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Today in Denmark: A round-up of the latest news on Monday

Find out what's going on in Denmark today with The Local's short round-up of the news in less than five minutes.

Today in Denmark: A round-up of the latest news on Monday
Photo: Martin Sylvest/Ritzau Scanpix

Government to present ‘green tax reform’

The tax minister, Morten Bødskov, and climate minister Dan Jørgensen are to present reforms aimed at making the country’s taxation system more climate friendly.

The reforms have been billed as a way of making businesses pay more for fossil fuel use, but has been criticised due to the lack of a CO2 tax, DR writes.

Little Mermaid involved in court case

Denmark’s iconic statue of the Little Mermaid, which has been delighting visitors for over 100 years, is the unlikely subject of a court case beginning today.

The case, which will be heard at Copenhagen City Court, has been brought by the estate of Edvard Eriksen, the sculptor who created the statue in 1913, against the editor of newspaper Berlingske.

The newspaper is accused of using photographs of the statue in a way that breaches the rights to its image still held by Eriksen’s heirs, according to DR.

WHO criticises Denmark’s Covid-19 tracing system

A World Health Organization head of committee has said Denmark’s system for tracing close contacts of confirmed Covid-19 cases does not do enough, in an article by Politiken yesterday.

That came as the newspaper reported that fewer than three close contacts of people who test positive for Covid-19 are contact by authorities for guidance, a number that compares unfavourably with other countries. The low number is partly because the Danish system allows individuals to inform contacts themselves in some cases.

Health minister Magnus Heunicke told Politiken via written comments that “updated guidelines” on how Danish authorities go about contact tracing were to take effect this week.

Activists place dead piglets outside parliament and broadcaster

A number of dead piglets were placed during the night at Copenhagen locations including the parliament and the headquarters of national broadcaster DR, news wire Ritzau reports this morning.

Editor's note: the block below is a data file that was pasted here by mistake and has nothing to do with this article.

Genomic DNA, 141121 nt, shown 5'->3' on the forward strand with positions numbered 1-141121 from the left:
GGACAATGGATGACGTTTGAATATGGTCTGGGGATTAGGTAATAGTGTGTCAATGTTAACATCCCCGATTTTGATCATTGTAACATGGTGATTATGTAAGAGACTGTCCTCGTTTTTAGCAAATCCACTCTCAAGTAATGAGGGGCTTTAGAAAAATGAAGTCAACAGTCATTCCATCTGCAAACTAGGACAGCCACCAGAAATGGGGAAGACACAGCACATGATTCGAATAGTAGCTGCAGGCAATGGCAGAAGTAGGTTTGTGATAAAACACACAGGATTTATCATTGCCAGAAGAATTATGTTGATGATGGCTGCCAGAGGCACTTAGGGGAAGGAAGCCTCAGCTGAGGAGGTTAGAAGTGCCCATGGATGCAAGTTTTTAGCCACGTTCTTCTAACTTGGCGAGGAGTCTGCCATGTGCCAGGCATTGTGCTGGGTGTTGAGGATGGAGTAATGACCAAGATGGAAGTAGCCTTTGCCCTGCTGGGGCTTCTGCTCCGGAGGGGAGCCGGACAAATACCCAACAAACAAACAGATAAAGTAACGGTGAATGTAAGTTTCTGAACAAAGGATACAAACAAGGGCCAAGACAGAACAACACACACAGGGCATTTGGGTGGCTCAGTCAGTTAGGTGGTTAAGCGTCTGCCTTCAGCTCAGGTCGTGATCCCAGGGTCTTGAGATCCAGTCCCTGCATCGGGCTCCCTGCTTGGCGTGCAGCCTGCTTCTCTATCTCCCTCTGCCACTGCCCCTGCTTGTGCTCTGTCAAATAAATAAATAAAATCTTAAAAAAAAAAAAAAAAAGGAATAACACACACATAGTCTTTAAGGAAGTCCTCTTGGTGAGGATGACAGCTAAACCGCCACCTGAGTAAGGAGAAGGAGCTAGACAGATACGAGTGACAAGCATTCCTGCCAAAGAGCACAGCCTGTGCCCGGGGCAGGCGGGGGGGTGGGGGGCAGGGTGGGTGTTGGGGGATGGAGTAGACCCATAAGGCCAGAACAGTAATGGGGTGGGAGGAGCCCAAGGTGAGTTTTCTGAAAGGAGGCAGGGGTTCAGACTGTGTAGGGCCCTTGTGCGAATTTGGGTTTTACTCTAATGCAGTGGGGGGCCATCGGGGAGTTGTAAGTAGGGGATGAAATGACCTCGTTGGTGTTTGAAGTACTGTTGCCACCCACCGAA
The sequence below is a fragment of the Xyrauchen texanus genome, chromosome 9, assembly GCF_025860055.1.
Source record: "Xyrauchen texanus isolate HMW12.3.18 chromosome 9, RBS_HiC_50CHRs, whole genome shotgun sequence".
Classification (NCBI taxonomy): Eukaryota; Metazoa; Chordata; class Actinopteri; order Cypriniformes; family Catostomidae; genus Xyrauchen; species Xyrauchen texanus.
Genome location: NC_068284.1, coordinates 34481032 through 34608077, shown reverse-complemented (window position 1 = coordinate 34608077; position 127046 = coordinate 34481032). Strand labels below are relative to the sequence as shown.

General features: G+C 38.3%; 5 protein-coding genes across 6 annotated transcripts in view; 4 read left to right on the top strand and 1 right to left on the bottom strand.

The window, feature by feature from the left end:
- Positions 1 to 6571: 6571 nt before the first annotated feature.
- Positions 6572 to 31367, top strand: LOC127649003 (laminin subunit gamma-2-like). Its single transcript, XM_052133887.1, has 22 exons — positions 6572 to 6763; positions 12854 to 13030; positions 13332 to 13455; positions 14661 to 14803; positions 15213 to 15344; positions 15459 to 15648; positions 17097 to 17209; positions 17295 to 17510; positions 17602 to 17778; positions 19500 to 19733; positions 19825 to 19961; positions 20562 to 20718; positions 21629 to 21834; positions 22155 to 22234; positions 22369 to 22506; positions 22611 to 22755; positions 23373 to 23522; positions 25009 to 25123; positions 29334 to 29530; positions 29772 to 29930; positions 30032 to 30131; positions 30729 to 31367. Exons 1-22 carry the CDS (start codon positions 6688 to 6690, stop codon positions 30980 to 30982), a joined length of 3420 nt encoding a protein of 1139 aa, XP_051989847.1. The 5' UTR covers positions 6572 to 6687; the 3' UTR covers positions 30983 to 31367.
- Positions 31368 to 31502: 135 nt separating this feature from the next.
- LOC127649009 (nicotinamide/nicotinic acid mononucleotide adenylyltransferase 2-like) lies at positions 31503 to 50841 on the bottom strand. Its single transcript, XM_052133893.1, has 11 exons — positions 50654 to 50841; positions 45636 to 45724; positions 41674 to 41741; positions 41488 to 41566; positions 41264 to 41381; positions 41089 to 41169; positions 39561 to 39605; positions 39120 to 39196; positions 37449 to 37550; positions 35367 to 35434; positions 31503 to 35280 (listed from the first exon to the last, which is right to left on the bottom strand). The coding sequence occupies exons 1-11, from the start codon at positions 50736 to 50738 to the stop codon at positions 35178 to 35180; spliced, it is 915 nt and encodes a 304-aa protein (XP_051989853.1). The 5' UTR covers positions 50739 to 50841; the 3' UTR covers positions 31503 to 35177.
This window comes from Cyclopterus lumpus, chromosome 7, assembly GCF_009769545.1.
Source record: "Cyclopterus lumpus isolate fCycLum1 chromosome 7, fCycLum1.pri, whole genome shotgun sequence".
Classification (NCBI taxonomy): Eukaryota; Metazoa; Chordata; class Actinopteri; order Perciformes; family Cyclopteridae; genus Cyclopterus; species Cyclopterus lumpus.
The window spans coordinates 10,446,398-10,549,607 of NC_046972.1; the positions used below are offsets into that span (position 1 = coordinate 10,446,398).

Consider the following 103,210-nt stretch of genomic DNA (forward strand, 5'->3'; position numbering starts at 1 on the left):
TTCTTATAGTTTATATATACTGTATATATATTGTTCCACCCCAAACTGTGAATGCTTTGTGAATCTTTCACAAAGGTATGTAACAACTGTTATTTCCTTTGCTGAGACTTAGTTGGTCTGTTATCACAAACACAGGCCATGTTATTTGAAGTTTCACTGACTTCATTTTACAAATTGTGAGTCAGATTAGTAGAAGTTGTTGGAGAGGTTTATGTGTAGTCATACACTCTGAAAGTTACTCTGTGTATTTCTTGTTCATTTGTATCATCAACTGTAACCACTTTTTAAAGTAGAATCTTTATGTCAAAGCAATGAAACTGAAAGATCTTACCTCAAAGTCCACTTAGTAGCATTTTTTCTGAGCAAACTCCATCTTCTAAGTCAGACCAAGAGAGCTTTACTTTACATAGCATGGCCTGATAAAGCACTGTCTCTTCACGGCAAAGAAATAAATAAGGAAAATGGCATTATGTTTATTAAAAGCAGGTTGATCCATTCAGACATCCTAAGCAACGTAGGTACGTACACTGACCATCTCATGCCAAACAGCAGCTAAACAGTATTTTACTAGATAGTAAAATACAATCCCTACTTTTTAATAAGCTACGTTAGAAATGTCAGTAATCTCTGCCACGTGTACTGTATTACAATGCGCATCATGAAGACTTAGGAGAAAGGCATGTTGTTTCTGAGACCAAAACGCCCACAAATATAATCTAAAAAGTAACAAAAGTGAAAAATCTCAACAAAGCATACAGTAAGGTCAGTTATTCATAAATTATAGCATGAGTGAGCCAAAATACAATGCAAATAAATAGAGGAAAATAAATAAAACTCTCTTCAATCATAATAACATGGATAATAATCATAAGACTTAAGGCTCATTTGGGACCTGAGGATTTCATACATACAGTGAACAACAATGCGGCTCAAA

A total of four dead piglets have so far been found in small plastic boxes, senior police officer Henrik Stormer said.

Investigations are ongoing, but an activist group has already claimed responsibility, stating it was a protest against the Danish pork industry, Ritzau writes without naming the group. The group said it has placed 16 piglets around the city, all during the early hours of Monday.

Danish vocabulary:

  • Den Lille Havfrue: The Little Mermaid
  • Smitteopsporing: (virus) contact tracing
  • Smågrise: piglets

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Today in Denmark: A roundup of the news on Tuesday

Maddening airport queues, new Nato members, and unnecessary amputations are among the top news stories in Denmark this Tuesday.

Today in Denmark: A roundup of the news on Tuesday

Arrive early and expect to wait at CPH 

Airport officials say many passengers missed their flights due to monster queues at Copenhagen’s Kastrup airport during the Great Prayer Day weekend. 

They expect much the same from the Ascension Day holiday coming up next week, with 70,000 passengers set to fly. 

“We advise all passengers that if you are travelling within Europe, you should arrive two hours before your flight, and if you are travelling outside Europe, to the US or Asia, you should arrive three hours before,” Peter Krogsgaard, Kastrup Airport’s commercial director, told Danish broadcaster DR. 

Sweden and Finland to apply to Nato 

Reversing two centuries of military non-alignment, Swedish officials announced their intention to apply to Nato in lockstep with Finland yesterday. 

Danish prime minister Mette Frederiksen joined her counterparts from Norway and Iceland in a pledge to defend both countries “by all means necessary” should they face military threats before their Nato membership is finalised. 

Finnish prime minister Sanna Marin says she expects her country to be a full member by the year’s end, if not sooner. 

READ ALSO: Norway and Denmark give guarantee to Nordic neighbours over Nato bids

More hospitals, regions to be investigated for “unnecessary amputations” 

A recent review of medical data revealed that up to 47 unnecessary bone amputations have been performed annually in Denmark due to late interventions and substandard preventative care in Central Jutland.

Now, the investigation will be expanded to South Denmark, Zealand, and the Greater Copenhagen region (North Jutland was included in the first round of review). 

The initial investigation in Central Jutland revolved around a cluster of cases at the Aarhus University Hospital and the Viborg regional hospital. Patients who received a leg amputation at the “hip, thigh, knee or lower leg” due to vascular issues in recent years have been contacted by government officials and informed of their rights. 

READ ALSO: Dozens of hospital patients in Denmark may have had ‘avoidable’ leg amputations